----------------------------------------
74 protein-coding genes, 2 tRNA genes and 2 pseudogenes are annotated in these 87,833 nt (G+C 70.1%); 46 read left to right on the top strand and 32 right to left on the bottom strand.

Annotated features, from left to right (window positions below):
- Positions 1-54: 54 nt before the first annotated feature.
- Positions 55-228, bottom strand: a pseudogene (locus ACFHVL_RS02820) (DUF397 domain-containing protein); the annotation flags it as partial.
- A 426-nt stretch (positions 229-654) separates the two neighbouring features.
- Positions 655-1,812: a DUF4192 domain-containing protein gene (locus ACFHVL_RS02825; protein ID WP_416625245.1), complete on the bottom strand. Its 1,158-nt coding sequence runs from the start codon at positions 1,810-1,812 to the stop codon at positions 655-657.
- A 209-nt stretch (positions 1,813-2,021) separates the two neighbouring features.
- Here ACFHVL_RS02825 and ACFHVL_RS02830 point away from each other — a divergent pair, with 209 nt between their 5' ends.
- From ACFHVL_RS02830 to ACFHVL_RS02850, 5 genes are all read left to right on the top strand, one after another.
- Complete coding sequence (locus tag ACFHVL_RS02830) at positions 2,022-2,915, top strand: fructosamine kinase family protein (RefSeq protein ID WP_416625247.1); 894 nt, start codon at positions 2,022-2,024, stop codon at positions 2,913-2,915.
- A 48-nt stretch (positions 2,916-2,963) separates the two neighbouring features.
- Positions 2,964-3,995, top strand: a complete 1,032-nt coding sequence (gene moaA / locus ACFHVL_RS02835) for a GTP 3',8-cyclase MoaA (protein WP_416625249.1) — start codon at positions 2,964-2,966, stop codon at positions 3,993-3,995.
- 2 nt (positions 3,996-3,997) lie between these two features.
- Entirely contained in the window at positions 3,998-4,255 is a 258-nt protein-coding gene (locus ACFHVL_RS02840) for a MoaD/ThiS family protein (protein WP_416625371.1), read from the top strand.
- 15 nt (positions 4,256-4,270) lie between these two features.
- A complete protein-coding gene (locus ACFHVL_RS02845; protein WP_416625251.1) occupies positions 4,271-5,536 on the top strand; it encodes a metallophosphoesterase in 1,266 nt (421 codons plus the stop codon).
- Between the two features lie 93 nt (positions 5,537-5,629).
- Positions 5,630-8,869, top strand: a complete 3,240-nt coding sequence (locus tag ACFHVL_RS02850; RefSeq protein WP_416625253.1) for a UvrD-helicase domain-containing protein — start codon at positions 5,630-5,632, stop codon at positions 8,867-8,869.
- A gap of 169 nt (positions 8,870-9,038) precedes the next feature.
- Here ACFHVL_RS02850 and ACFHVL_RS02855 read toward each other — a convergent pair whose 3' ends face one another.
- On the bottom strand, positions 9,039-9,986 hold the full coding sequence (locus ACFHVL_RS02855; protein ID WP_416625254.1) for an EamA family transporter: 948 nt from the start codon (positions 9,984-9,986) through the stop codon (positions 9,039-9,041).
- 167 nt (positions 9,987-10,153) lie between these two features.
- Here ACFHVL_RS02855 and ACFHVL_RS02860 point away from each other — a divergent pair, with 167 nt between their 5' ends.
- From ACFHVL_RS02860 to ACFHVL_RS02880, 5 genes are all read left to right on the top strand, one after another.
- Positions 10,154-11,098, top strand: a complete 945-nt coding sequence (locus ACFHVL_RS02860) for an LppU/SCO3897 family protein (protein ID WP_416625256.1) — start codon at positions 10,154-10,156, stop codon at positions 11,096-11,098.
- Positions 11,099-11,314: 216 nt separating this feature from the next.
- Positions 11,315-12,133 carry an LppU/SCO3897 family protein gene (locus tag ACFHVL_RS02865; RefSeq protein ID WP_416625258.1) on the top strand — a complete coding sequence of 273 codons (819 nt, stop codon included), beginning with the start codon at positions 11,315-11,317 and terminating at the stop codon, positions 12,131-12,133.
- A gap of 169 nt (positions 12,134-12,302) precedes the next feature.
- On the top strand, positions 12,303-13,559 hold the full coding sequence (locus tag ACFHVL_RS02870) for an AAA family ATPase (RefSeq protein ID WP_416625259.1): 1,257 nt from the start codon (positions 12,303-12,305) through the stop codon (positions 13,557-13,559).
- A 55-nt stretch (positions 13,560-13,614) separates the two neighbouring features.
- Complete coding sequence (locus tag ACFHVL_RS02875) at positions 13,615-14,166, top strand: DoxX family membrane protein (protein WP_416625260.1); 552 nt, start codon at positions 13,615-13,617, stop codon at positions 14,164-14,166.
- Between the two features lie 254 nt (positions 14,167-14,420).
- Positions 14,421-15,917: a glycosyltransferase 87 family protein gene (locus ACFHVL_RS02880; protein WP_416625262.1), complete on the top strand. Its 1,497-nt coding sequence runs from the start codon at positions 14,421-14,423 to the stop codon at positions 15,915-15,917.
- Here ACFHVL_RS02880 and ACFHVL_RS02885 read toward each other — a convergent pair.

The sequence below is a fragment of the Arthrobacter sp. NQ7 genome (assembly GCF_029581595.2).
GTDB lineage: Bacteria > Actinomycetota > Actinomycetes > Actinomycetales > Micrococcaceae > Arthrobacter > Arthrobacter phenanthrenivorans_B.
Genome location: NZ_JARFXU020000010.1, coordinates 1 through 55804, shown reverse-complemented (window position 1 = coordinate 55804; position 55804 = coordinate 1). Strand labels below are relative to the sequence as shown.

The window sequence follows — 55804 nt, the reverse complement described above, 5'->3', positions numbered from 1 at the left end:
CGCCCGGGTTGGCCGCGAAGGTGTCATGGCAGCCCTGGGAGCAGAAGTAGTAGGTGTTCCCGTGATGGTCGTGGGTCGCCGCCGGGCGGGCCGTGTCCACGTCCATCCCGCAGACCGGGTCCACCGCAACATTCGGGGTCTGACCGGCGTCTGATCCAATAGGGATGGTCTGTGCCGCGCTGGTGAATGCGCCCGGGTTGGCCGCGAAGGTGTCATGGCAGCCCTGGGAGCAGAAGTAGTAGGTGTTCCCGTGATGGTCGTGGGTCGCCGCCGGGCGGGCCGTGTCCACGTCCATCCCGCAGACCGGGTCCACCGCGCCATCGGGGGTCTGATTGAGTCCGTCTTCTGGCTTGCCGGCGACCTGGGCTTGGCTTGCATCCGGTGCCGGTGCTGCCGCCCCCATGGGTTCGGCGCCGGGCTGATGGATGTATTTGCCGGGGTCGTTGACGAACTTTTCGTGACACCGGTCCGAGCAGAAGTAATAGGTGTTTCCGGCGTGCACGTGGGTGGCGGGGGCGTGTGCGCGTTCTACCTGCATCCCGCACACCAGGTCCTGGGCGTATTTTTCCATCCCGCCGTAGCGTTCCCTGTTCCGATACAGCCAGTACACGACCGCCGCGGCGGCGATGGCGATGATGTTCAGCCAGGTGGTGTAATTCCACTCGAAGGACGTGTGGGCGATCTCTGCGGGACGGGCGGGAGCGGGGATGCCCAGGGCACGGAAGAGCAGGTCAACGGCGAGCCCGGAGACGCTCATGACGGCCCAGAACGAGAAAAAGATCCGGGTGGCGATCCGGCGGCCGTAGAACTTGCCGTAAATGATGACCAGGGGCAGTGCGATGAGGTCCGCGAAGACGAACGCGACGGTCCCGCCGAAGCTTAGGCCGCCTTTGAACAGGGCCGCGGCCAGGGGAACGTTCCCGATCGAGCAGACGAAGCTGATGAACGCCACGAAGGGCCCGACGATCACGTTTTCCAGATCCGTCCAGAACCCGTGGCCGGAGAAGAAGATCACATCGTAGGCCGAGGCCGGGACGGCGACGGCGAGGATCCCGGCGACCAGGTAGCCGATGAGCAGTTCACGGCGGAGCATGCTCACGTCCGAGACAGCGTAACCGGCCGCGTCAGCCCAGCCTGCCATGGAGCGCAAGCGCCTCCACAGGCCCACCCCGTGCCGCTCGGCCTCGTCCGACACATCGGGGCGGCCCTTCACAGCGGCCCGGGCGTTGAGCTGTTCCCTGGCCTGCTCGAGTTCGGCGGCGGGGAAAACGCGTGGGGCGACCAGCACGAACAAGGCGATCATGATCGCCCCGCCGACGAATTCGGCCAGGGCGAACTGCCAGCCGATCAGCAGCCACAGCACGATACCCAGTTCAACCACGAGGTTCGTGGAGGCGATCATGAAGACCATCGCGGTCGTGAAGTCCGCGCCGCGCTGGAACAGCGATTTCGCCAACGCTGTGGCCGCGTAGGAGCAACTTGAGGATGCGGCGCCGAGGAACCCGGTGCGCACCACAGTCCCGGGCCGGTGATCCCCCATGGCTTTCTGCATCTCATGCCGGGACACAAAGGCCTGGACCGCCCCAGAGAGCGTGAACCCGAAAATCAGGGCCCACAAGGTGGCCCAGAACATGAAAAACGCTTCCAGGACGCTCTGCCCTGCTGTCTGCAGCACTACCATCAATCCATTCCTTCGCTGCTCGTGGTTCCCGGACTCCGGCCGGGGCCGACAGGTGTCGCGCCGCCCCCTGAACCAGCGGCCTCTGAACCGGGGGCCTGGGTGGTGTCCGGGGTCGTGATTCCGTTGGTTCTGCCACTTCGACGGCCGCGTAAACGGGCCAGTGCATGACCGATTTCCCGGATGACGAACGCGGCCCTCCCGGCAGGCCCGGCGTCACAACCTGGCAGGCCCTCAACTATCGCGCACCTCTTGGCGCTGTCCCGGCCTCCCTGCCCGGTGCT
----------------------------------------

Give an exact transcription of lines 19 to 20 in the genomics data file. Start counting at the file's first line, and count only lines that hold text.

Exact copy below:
- A gap of 169 nt (positions 8,870-9,038) precedes the next feature.
- Here ACFHVL_RS02850 and ACFHVL_RS02855 read toward each other — a convergent pair whose 3' ends face one another.